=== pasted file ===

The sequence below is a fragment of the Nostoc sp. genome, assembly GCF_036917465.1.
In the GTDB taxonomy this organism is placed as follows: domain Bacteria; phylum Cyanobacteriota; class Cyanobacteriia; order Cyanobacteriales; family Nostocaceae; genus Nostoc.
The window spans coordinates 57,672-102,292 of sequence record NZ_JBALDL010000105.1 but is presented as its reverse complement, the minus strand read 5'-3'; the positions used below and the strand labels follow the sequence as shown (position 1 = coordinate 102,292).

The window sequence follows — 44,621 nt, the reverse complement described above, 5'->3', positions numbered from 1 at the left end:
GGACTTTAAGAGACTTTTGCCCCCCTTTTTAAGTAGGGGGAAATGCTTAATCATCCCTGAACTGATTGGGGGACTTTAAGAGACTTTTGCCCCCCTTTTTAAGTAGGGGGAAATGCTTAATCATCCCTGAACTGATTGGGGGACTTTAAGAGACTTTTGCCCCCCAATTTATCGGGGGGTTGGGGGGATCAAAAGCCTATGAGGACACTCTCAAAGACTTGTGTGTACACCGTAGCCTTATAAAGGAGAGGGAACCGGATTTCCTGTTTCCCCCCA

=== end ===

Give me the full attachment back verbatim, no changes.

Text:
The sequence below is a fragment of the Nostoc sp. genome, assembly GCF_036917465.1.
In the GTDB taxonomy this organism is placed as follows: domain Bacteria; phylum Cyanobacteriota; class Cyanobacteriia; order Cyanobacteriales; family Nostocaceae; genus Nostoc.
The window spans coordinates 57,672-102,292 of sequence record NZ_JBALDL010000105.1 but is presented as its reverse complement, the minus strand read 5'-3'; the positions used below and the strand labels follow the sequence as shown (position 1 = coordinate 102,292).

The window sequence follows — 44,621 nt, the reverse complement described above, 5'->3', positions numbered from 1 at the left end:
GGACTTTAAGAGACTTTTGCCCCCCTTTTTAAGTAGGGGGAAATGCTTAATCATCCCTGAACTGATTGGGGGACTTTAAGAGACTTTTGCCCCCCTTTTTAAGTAGGGGGAAATGCTTAATCATCCCTGAACTGATTGGGGGACTTTAAGAGACTTTTGCCCCCCAATTTATCGGGGGGTTGGGGGGATCAAAAGCCTATGAGGACACTCTCAAAGACTTGTGTGTACACCGTAGCCTTATAAAGGAGAGGGAACCGGATTTCCTGTTTCCCCCCA